Much of the data on which policy and program decisions are based come from stakeholder surveys. A new brief from Mathematica Policy Research showcases how behavioral science can serve to boost call-in rates to these surveys and reduce data collection costs.
Convincing people to respond to surveys has grown increasingly difficult with the rise of do-not-call lists and the abandonment of landlines. Intensified efforts to locate and engage potential respondents can help on this front, but these approaches are expensive. Mathematica’s strategy on the National Beneficiary Survey conducted for the Social Security Administration, used behavioral science to address these issues. The study team tested different versions of a letter mailed at the start of data collection to determine whether a particular version was more effective at spurring sample members to call Mathematica to complete the interview before the team launched more intensive efforts to gain cooperation.
All sample members received an advance letter seven days before the start of the telephone interviewing. In addition to the original version of this standard letter, the team created two other versions that used slightly different approaches to encourage participation. One version had more personally relevant language, and another provided more concrete directions about what the recipient should do next. All described the background and purpose of the study, addressed privacy and confidentiality concerns, and offered a gift card for completing the survey.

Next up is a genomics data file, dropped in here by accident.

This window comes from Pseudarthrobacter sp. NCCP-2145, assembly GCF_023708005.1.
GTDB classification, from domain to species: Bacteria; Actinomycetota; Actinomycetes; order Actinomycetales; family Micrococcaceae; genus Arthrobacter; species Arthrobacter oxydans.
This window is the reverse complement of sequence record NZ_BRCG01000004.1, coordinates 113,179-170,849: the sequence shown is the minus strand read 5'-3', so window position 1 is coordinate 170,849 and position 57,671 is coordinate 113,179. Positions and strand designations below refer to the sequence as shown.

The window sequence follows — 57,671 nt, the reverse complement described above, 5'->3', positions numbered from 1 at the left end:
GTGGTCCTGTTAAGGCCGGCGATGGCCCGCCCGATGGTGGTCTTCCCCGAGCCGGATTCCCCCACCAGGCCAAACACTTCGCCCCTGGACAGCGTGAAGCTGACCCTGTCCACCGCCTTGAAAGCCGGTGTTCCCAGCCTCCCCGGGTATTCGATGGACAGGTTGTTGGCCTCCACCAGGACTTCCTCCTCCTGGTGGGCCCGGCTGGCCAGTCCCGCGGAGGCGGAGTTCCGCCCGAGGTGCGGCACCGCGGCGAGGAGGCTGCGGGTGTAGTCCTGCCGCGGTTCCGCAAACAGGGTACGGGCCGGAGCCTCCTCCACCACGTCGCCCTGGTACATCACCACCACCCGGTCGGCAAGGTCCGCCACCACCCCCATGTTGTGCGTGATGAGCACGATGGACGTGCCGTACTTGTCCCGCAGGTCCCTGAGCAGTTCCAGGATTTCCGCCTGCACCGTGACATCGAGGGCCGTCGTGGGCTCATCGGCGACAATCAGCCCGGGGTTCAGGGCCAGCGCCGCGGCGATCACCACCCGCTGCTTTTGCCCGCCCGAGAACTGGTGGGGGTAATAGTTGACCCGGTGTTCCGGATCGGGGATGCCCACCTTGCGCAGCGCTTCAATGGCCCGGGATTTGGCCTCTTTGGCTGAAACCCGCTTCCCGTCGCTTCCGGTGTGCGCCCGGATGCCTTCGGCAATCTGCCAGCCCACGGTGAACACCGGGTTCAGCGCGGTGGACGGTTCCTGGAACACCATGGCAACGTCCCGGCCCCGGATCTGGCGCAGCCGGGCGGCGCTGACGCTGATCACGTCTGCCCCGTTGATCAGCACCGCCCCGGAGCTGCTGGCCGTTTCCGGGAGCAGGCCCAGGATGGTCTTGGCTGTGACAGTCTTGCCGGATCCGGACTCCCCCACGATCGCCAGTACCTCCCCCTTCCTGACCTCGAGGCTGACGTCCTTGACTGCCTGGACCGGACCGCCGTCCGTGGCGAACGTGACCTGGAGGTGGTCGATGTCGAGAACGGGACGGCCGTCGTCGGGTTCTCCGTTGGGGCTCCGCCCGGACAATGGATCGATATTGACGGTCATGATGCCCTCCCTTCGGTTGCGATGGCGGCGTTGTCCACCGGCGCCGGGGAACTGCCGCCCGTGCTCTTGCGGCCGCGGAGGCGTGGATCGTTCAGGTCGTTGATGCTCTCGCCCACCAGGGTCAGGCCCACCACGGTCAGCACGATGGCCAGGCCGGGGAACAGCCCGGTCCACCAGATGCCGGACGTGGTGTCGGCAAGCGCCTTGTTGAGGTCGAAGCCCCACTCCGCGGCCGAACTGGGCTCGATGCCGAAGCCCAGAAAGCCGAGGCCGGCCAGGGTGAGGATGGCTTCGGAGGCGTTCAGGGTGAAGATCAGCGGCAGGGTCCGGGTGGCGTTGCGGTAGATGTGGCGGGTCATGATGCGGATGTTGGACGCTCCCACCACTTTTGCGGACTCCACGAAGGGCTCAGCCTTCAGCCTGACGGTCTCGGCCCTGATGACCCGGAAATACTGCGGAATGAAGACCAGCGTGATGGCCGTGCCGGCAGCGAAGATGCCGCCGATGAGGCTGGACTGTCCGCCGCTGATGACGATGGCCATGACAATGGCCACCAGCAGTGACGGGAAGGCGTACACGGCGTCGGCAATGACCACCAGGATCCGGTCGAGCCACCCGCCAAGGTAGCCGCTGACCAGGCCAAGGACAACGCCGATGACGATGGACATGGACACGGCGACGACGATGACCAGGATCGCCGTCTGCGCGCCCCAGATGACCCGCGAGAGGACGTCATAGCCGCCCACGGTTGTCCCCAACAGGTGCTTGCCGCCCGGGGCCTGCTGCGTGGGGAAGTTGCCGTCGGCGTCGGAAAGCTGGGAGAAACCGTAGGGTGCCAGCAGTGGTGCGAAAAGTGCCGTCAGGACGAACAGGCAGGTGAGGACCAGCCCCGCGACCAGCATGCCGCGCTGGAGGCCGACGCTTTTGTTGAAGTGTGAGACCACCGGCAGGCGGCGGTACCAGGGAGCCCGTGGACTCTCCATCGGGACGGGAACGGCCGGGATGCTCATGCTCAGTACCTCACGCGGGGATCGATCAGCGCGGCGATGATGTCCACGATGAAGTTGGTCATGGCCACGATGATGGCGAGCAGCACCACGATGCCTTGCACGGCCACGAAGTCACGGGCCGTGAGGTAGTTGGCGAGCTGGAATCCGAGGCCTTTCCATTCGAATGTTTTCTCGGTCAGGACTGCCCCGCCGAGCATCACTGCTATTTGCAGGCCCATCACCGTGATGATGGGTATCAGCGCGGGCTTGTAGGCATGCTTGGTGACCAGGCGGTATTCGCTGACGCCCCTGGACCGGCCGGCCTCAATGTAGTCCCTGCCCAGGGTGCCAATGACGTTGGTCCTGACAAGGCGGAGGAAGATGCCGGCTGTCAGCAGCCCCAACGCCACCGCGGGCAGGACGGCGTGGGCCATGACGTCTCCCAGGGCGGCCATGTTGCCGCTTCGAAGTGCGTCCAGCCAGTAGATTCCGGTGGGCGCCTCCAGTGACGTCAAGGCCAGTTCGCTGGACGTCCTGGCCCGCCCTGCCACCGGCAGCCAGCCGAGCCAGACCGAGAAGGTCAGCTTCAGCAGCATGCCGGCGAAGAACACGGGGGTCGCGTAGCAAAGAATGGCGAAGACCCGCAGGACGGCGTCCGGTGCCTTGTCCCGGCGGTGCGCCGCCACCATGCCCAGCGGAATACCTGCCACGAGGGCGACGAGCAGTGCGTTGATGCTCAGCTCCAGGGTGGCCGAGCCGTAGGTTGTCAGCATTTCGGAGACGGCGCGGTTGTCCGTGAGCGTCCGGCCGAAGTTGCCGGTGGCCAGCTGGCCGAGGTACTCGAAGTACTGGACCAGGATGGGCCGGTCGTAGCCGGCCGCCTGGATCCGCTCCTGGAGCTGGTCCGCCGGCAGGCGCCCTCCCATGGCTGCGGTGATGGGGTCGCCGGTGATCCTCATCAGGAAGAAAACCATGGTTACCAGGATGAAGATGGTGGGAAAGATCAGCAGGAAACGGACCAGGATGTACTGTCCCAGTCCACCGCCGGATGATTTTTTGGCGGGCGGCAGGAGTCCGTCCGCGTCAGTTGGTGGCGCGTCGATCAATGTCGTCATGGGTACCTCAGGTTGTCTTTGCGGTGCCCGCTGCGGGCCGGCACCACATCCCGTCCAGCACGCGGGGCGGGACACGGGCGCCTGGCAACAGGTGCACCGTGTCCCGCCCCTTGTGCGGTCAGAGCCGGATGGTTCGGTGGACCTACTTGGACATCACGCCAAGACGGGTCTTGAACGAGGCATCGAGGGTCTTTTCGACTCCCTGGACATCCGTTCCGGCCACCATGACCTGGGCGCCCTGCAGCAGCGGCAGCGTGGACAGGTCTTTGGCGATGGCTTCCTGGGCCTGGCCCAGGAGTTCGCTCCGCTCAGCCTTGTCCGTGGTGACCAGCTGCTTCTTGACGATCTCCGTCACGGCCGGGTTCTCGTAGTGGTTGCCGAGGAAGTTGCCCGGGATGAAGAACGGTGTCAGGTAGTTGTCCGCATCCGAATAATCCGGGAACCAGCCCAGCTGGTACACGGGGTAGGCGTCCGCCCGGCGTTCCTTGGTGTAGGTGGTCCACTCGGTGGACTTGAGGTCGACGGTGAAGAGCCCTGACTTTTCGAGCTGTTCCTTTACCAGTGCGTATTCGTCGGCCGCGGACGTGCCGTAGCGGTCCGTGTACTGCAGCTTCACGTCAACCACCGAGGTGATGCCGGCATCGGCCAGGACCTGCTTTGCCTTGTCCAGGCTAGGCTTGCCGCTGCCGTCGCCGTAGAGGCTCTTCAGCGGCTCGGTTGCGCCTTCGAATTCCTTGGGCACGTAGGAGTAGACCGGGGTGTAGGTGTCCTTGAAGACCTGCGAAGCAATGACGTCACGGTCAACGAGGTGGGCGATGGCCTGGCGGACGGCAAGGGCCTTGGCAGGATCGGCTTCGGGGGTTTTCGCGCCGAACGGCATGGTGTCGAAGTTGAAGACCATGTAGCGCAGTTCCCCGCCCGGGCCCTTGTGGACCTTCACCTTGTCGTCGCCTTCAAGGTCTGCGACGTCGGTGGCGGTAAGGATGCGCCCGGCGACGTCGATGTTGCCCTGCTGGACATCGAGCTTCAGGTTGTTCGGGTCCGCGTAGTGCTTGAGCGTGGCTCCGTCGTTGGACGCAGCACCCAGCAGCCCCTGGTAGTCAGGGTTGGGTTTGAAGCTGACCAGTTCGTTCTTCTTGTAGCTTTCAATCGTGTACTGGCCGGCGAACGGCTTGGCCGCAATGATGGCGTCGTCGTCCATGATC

The concrete version of the letter, which used principles from behavioral science to condense several possible steps in the original letter into a clear action step to take within a stated time frame, generated the highest percentage (7.2 percent) of call-ins—more than 50 percent greater than the control condition (4.7 percent).
“This experiment shows that by making small changes to language and framing options for sample members to take action in a specific and tailored way, researchers can influence the behavior of their survey samples and increase the likelihood of response,” notes Mathematica Senior Fellow Amy Johnson. “In turn, this can help to contain costs on national surveys that have large samples and need high response rates.”